Roulette was created in the seventeenth century, and gained prominence at Monte Carlo casinos in the nineteenth century. But the crucial moment for the development of the game happened in the eighteenth and nineteenth century. That’s when the game crossed the Atlantic Ocean and arrived in America.
It didn’t take long for American casinos and gaming venues to implement changes that made the game much more profitable for the house. It included changing not only the rules but the wheel itself.
Today, we’re going to break down American roulette and European roulette, compare them and see which version is better for casinos and which favours gamblers.
The most significant difference between these two variants is the design of the wheel. European roulette contains numbers from 0 to 36, meaning there are 37 pockets. On the other hand, the American version has an additional pocket. That’s a double zero, which has a massive impact on the game’s odds.
All bets made in European roulette (excluding the En Prison rule) give the house an edge of 2.7%. In American roulette, the house edge is 5.27%. That’s almost double the advantage when compared to the version played in Europe.
As we’ve already mentioned, more things are separating the two versions and further influencing the odds.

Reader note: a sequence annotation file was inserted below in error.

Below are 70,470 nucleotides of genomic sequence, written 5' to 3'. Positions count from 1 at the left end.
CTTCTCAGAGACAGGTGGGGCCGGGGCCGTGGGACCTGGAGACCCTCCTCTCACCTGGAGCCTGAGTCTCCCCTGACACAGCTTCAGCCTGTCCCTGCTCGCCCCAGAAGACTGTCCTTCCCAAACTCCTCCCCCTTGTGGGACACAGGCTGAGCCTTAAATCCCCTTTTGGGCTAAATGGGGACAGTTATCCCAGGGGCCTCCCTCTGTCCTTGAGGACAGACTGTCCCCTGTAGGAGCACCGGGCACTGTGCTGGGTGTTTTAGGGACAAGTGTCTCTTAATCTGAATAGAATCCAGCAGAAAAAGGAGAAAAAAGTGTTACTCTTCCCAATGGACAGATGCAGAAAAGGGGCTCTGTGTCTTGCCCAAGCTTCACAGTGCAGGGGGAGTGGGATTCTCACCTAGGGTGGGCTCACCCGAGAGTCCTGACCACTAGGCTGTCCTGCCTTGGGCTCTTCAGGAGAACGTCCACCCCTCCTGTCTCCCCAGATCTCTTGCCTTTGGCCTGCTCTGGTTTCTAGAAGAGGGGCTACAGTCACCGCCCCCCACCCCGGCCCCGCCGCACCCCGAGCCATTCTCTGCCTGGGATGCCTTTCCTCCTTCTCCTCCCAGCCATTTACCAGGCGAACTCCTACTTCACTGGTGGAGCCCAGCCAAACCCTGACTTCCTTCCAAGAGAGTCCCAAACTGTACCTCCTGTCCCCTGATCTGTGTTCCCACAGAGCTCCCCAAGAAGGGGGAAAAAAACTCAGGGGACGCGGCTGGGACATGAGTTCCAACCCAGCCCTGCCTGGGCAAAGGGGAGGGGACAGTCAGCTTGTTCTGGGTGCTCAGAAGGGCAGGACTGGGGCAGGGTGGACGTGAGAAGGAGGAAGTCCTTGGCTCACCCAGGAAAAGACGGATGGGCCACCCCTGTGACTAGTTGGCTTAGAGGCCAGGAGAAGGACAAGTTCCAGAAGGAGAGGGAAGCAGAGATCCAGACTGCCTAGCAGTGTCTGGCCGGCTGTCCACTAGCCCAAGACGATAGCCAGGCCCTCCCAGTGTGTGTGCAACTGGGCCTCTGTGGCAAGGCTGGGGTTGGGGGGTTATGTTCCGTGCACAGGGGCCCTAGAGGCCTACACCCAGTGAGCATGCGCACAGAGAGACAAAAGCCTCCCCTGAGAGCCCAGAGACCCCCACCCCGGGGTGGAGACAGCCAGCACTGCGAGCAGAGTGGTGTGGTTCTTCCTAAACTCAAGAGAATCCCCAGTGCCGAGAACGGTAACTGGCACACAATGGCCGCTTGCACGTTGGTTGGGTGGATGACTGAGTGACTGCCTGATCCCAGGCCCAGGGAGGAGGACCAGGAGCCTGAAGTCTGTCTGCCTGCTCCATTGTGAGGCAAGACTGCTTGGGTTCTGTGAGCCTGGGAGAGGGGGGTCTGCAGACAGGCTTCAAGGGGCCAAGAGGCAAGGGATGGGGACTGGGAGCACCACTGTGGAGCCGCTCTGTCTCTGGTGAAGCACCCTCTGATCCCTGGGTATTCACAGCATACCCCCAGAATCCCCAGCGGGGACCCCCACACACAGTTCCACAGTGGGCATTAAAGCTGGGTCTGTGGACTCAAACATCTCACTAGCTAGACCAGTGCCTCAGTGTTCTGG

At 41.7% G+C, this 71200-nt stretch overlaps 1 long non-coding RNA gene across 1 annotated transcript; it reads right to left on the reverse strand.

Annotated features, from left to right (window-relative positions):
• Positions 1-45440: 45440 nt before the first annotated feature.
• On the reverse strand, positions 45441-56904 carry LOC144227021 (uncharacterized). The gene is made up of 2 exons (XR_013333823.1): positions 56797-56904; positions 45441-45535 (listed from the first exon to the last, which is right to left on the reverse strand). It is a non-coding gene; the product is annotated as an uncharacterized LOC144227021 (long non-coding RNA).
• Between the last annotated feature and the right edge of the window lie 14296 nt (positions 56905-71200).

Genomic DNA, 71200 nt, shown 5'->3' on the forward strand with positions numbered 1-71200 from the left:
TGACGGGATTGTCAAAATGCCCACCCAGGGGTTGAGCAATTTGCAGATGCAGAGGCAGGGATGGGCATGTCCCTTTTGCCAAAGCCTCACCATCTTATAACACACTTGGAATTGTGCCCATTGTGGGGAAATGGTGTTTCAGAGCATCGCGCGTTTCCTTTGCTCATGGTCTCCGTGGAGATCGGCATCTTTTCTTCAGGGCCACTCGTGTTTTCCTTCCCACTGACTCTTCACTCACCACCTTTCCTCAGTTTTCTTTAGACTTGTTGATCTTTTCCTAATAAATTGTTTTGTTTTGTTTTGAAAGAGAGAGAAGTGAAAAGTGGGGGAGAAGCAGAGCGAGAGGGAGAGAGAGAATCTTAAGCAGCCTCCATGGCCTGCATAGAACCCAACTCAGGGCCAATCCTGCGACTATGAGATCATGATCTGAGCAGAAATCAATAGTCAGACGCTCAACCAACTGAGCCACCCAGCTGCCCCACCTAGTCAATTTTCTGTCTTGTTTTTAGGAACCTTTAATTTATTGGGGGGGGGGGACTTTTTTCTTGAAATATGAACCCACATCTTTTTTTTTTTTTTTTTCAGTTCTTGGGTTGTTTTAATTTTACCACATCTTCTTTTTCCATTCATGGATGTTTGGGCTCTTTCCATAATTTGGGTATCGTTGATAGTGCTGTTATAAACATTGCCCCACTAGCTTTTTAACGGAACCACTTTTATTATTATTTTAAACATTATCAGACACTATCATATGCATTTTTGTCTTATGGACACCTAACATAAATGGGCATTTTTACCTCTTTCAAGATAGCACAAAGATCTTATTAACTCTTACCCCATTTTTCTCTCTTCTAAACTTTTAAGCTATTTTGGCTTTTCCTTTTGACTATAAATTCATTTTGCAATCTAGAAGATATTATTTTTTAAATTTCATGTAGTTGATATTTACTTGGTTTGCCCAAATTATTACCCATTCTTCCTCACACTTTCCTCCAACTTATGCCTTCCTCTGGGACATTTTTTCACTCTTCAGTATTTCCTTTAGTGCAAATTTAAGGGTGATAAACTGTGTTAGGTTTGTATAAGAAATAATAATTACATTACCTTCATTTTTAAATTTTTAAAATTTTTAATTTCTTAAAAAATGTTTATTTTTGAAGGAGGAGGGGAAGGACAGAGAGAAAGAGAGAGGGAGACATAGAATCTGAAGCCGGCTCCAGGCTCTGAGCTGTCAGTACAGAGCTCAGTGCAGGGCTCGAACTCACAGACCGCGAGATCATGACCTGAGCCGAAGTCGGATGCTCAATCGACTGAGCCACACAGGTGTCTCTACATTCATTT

Take some rules, for example. The En Prison rule in European roulette impacts the house edge. In practice, this means the losses you make on even-money bets aren’t immediately lost. They will stay on the board (in prison, hence the name) for another spin. You can get your initial bet back, although it’s impossible to get the money for the win. If you get a zero, your bet will remain in prison.
With the En Prison rule in effect, the house edge on even-money wagers drops to just 1.35%. That makes it one of the most appealing bets in European roulette.
American roulette offers a similar rule. Called the Surrender rule, it’s usually found in Atlantic City casinos. It applies to even-money wagers. The main difference is that Surrender gives only half of your bet back if the ball stops on a zero or a double zero. This rule also impacts the house edge on even-money wagers, dropping it to 2.63%.